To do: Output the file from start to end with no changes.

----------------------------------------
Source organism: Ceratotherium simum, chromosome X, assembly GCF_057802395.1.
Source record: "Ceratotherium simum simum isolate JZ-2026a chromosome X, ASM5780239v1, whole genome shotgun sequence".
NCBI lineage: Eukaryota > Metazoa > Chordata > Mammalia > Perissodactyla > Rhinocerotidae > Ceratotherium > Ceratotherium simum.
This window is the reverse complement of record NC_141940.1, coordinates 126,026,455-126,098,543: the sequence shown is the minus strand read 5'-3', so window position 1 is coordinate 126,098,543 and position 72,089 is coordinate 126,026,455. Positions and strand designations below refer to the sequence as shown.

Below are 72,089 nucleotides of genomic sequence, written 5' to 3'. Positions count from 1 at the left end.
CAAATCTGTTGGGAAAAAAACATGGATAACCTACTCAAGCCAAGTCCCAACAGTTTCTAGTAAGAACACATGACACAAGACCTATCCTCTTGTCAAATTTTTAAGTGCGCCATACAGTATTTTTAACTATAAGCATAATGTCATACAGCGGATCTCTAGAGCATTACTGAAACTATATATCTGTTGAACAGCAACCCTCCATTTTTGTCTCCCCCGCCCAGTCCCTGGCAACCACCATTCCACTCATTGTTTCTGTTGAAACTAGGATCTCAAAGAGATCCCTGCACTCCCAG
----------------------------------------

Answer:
Source organism: Ceratotherium simum, chromosome X, assembly GCF_057802395.1.
Source record: "Ceratotherium simum simum isolate JZ-2026a chromosome X, ASM5780239v1, whole genome shotgun sequence".
NCBI lineage: Eukaryota > Metazoa > Chordata > Mammalia > Perissodactyla > Rhinocerotidae > Ceratotherium > Ceratotherium simum.
This window is the reverse complement of record NC_141940.1, coordinates 126,026,455-126,098,543: the sequence shown is the minus strand read 5'-3', so window position 1 is coordinate 126,098,543 and position 72,089 is coordinate 126,026,455. Positions and strand designations below refer to the sequence as shown.

Below are 72,089 nucleotides of genomic sequence, written 5' to 3'. Positions count from 1 at the left end.
CAAATCTGTTGGGAAAAAAACATGGATAACCTACTCAAGCCAAGTCCCAACAGTTTCTAGTAAGAACACATGACACAAGACCTATCCTCTTGTCAAATTTTTAAGTGCGCCATACAGTATTTTTAACTATAAGCATAATGTCATACAGCGGATCTCTAGAGCATTACTGAAACTATATATCTGTTGAACAGCAACCCTCCATTTTTGTCTCCCCCGCCCAGTCCCTGGCAACCACCATTCCACTCATTGTTTCTGTTGAAACTAGGATCTCAAAGAGATCCCTGCACTCCCAG